CS: As asset management becomes increasingly complex and global, the needs of managers are changing to meet investor needs and to support investments. When it comes to entering a new jurisdiction, we have found that investor demand is generally the main driver.

Investors want to know that their money is based in a jurisdiction that is well-known and well-connected to the country in which they live. They want to feel comfortable that the jurisdiction is politically, fiscally and legally stable. They may also require alignment of the country’s ESG principles and practices with their own.

Craig Williams, RBC Investor & Treasury Services
Craig Williams

Which jurisdictions are currently favored by managers for private assets?

CS: The last survey we performed in 2021, which focused on the intentions of asset managers regarding their next fund domicile, highlighted that Delaware, Luxembourg and the Cayman Islands were popular choices. While these domiciles remain popular, additional trends have emerged regarding other jurisdictions.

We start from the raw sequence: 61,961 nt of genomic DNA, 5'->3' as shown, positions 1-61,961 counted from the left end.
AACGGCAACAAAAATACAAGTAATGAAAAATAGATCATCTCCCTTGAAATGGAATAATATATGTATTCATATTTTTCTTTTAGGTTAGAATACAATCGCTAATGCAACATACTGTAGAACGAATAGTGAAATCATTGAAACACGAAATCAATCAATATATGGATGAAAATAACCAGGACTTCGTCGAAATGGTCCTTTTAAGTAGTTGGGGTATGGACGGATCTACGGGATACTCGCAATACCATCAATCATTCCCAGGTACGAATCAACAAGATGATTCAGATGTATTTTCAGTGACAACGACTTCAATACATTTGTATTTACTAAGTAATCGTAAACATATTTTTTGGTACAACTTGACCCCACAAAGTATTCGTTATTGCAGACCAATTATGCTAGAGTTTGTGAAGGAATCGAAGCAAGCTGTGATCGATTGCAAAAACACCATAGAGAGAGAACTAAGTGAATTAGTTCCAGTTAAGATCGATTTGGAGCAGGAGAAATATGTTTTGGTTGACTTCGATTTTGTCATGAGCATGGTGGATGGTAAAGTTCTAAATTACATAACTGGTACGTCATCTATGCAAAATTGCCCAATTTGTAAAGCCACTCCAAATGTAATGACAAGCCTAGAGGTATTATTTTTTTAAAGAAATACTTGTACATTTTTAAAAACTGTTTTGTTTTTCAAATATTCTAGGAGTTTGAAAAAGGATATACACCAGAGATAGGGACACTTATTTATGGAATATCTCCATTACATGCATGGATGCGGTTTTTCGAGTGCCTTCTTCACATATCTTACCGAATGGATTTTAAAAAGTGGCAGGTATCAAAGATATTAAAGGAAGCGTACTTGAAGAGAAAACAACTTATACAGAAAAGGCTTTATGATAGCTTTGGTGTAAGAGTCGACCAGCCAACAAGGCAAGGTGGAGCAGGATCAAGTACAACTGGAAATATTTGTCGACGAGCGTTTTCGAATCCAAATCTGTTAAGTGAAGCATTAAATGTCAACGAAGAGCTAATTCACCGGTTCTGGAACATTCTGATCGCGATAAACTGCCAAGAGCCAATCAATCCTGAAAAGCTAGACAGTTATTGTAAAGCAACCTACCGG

For example, there was the long-awaited overhaul of the Irish Limited Partnership in 2020 and, on the back of that, we are seeing increasing flows toward Ireland – albeit at an early stage. Although the breakaway from the EU was seen as an opportunity to establish the UK as a fund center, this market also remains in its infancy. Looking to Asia, Singapore is taking steps to make the jurisdiction appealing to the alternative investment management community. In 2020, they unveiled the Variable Capital Company act, which has received a significant amount of attention since its launch.

At the end of the day, when managers are looking at new fund domiciles, they must consider whether the benefits of a particular fund domicile outweigh the additional costs of conducting business there.

CW: We are seeing more global fund structures coming through. The question is: can service providers, including custodians, depositories and fund administrators, support the global structure in all their potential locations and services – or is there a gap?